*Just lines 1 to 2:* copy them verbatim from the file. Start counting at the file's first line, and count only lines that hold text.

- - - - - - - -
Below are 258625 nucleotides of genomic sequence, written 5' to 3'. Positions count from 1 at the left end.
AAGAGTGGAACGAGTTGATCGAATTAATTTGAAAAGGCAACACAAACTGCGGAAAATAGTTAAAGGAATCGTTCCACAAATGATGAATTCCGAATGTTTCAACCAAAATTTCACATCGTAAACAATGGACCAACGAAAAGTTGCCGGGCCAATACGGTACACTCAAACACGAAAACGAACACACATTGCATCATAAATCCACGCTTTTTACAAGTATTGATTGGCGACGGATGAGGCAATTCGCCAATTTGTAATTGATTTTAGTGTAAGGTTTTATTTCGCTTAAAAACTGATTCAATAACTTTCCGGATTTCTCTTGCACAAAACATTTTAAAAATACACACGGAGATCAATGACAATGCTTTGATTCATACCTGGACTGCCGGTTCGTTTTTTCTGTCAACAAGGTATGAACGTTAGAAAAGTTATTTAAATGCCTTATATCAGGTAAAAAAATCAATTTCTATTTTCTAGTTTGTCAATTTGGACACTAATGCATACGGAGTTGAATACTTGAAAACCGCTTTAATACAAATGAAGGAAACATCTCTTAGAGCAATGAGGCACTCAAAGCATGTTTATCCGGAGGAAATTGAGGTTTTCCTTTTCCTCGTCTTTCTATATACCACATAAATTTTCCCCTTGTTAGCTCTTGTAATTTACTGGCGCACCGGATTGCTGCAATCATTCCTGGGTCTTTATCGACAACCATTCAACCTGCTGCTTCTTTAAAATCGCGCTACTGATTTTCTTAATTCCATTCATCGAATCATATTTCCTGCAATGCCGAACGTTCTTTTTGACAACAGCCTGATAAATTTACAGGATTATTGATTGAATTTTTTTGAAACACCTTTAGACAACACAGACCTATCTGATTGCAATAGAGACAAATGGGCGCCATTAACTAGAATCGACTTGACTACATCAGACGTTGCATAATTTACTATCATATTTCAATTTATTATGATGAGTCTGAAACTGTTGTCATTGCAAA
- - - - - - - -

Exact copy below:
Below are 258625 nucleotides of genomic sequence, written 5' to 3'. Positions count from 1 at the left end.
AAGAGTGGAACGAGTTGATCGAATTAATTTGAAAAGGCAACACAAACTGCGGAAAATAGTTAAAGGAATCGTTCCACAAATGATGAATTCCGAATGTTTCAACCAAAATTTCACATCGTAAACAATGGACCAACGAAAAGTTGCCGGGCCAATACGGTACACTCAAACACGAAAACGAACACACATTGCATCATAAATCCACGCTTTTTACAAGTATTGATTGGCGACGGATGAGGCAATTCGCCAATTTGTAATTGATTTTAGTGTAAGGTTTTATTTCGCTTAAAAACTGATTCAATAACTTTCCGGATTTCTCTTGCACAAAACATTTTAAAAATACACACGGAGATCAATGACAATGCTTTGATTCATACCTGGACTGCCGGTTCGTTTTTTCTGTCAACAAGGTATGAACGTTAGAAAAGTTATTTAAATGCCTTATATCAGGTAAAAAAATCAATTTCTATTTTCTAGTTTGTCAATTTGGACACTAATGCATACGGAGTTGAATACTTGAAAACCGCTTTAATACAAATGAAGGAAACATCTCTTAGAGCAATGAGGCACTCAAAGCATGTTTATCCGGAGGAAATTGAGGTTTTCCTTTTCCTCGTCTTTCTATATACCACATAAATTTTCCCCTTGTTAGCTCTTGTAATTTACTGGCGCACCGGATTGCTGCAATCATTCCTGGGTCTTTATCGACAACCATTCAACCTGCTGCTTCTTTAAAATCGCGCTACTGATTTTCTTAATTCCATTCATCGAATCATATTTCCTGCAATGCCGAACGTTCTTTTTGACAACAGCCTGATAAATTTACAGGATTATTGATTGAATTTTTTTGAAACACCTTTAGACAACACAGACCTATCTGATTGCAATAGAGACAAATGGGCGCCATTAACTAGAATCGACTTGACTACATCAGACGTTGCATAATTTACTATCATATTTCAATTTATTATGATGAGTCTGAAACTGTTGTCATTGCAAA